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Foreverland is Dead Kindle Edition
|Length: 290 pages||Word Wise: Enabled||Enhanced Typesetting: Enabled|
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- Book 2 of 3 in Foreverland (3 Book Series)
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More About the Author
My writing career began with magazine columns, landscape design textbooks, and a gardening column at the Post and Courier (Charleston, SC). However, I've always fancied fiction.
My grandpa never graduated high school. He retired from a steel mill in the mid-70s. He was uneducated, but he was a voracious reader. I remember going through his bookshelves of paperback sci-fi novels, smelling musty old paper, pulling Piers Anthony and Isaac Asimov off shelf and promising to bring them back. I was fascinated by robots that could think and act like people. What happened when they died?
I'm a cynical reader. I demand the writer sweep me into his/her story and carry me to the end. I'd rather sail a boat than climb a mountain. That's the sort of stuff I want to write, not the assigned reading we got in school. I want to create stories that kept you up late.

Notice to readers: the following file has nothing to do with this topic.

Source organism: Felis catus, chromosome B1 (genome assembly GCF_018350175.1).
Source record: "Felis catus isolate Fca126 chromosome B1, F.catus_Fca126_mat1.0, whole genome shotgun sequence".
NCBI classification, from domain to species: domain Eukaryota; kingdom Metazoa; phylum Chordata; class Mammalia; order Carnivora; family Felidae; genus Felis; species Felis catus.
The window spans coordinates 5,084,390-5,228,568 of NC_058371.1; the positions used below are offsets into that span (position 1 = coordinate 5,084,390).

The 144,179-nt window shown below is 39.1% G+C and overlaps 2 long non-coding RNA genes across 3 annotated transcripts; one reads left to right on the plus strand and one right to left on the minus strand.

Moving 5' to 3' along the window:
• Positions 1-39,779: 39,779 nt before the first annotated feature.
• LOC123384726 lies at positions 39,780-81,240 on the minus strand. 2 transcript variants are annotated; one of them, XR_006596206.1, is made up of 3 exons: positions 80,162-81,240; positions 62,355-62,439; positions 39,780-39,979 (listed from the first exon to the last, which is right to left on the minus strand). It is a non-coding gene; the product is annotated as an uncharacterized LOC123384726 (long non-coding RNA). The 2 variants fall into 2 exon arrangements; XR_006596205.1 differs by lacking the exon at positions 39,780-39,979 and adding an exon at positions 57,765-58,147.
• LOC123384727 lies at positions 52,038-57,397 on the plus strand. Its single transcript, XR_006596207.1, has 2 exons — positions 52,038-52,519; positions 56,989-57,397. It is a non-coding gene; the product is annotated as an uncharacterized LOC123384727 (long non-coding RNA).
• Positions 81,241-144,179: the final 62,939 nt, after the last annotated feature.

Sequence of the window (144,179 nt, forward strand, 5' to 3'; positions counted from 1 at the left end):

Having a story unfold inside your head is an experience different than reading. You connect with characters in a deeper, more meaningful way. You feel them, empathize with them, cheer for them and even mourn. The challenge is to get the reader to experience the same thing, even if it's only a fraction of what the writer feels. Not so easy.
In 2008, I won the South Carolina Fiction Open with Four Letter Words, a short story inspired by my grandfather and Alzheimer's Disease. My first step as a novelist began when I developed a story to encourage my young son to read. This story became The Socket Greeny Saga. Socket tapped into my lifetime fascination with consciousness and identity, but this character does it from a young adult's struggle with his place in the world.
After Socket, I thought I was done with fiction. But then the ideas kept coming, and I kept writing. Most of my work investigates the human condition and the meaning of life, but not in ordinary fashion. About half of my work is Young Adult (Socket Greeny, Claus, Foreverland) because it speaks to that age of indecision and the struggle with identity. But I like to venture into adult fiction (Halfskin, Drayton) so I can cuss. Either way, I like to be entertaining.
And I'm a big fan of plot twists.
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Top Customer Reviews
Foreverland is Dead takes a darker turn pretty fast. The stink of rotting flesh and struggling just to live through the day. Its pretty obvious from the beginning there is a leader, calling all the shots. She is not about to let anybody show her up, and she'll fight to maintain her power over the other girls.